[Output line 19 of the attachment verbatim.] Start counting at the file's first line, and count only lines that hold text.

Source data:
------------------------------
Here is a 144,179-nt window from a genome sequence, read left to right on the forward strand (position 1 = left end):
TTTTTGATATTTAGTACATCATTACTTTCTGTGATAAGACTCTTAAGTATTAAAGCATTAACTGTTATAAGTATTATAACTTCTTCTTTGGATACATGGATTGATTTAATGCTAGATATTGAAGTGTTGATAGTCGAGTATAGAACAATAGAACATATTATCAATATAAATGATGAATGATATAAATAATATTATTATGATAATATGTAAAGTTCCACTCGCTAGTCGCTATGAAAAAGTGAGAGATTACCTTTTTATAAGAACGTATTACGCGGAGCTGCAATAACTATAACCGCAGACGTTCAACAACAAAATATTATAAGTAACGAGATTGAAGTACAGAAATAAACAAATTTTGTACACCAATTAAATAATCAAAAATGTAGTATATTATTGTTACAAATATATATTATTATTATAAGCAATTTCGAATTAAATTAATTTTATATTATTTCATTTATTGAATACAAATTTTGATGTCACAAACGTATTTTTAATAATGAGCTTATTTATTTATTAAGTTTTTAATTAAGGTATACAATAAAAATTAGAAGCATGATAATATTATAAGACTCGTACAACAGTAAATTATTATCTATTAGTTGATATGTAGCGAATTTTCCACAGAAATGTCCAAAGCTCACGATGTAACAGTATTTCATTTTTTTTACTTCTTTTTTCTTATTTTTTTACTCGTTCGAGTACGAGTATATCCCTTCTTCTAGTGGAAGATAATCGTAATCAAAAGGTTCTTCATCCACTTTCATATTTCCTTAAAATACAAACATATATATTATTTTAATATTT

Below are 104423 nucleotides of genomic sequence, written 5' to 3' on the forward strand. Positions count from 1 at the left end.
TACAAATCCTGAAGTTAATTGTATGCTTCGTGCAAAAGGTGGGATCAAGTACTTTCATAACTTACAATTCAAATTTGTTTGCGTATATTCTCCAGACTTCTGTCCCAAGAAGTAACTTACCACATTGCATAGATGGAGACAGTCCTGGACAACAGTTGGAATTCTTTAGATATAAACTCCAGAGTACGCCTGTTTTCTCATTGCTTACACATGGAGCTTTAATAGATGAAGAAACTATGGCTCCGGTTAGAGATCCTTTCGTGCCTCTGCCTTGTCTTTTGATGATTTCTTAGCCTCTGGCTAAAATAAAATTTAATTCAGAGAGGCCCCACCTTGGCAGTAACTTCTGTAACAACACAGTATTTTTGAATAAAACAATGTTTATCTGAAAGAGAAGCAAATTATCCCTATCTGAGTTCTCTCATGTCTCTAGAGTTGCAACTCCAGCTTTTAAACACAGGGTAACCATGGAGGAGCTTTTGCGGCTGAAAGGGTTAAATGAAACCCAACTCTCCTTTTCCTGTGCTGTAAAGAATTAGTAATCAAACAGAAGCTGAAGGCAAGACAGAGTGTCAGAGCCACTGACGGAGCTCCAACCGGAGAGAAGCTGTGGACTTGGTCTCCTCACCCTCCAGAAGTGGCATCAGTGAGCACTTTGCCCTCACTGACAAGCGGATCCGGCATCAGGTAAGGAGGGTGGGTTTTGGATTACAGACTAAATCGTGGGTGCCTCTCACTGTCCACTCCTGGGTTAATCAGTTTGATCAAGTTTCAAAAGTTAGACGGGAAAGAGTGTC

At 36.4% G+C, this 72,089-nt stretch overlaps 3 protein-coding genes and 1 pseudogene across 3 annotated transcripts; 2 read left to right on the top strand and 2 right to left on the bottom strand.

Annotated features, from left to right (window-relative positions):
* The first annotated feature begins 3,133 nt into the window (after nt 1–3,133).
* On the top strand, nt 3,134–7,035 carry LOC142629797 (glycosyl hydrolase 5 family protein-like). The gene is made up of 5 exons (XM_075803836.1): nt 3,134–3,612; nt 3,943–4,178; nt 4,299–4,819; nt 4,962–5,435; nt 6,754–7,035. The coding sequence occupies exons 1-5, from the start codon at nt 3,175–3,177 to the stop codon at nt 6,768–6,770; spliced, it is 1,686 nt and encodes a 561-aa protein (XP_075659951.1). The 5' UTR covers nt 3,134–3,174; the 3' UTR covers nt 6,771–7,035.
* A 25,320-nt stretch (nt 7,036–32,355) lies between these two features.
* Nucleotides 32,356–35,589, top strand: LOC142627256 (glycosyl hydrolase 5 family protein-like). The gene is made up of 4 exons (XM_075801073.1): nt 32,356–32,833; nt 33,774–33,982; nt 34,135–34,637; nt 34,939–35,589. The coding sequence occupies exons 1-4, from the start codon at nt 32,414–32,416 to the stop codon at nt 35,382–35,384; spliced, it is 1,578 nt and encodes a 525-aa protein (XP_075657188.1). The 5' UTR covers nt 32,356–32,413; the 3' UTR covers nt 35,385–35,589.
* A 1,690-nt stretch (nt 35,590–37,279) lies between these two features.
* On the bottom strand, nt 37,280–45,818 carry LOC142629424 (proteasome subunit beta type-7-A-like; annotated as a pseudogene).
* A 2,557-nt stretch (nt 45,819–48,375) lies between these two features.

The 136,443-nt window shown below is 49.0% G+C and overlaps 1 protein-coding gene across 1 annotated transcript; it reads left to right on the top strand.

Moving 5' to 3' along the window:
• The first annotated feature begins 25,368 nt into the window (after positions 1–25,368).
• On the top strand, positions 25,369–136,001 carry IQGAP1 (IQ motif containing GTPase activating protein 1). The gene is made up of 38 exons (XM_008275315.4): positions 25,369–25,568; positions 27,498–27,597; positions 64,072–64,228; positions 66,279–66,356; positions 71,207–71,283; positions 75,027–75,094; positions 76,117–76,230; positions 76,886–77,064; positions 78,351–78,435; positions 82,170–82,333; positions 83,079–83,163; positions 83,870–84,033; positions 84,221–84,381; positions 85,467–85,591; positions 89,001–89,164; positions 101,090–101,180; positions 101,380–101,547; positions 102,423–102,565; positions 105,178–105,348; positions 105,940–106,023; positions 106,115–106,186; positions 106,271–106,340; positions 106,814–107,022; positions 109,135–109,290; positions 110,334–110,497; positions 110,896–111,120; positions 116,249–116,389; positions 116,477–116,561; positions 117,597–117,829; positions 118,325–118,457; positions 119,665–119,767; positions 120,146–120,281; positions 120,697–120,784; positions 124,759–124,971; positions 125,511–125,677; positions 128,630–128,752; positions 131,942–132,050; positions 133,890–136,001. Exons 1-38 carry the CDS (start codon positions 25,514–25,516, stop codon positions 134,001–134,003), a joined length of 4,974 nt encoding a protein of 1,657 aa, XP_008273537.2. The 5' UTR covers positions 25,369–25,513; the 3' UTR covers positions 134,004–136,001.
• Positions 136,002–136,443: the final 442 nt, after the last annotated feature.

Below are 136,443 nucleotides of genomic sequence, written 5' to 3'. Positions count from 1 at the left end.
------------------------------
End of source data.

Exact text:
Below are 136,443 nucleotides of genomic sequence, written 5' to 3'. Positions count from 1 at the left end.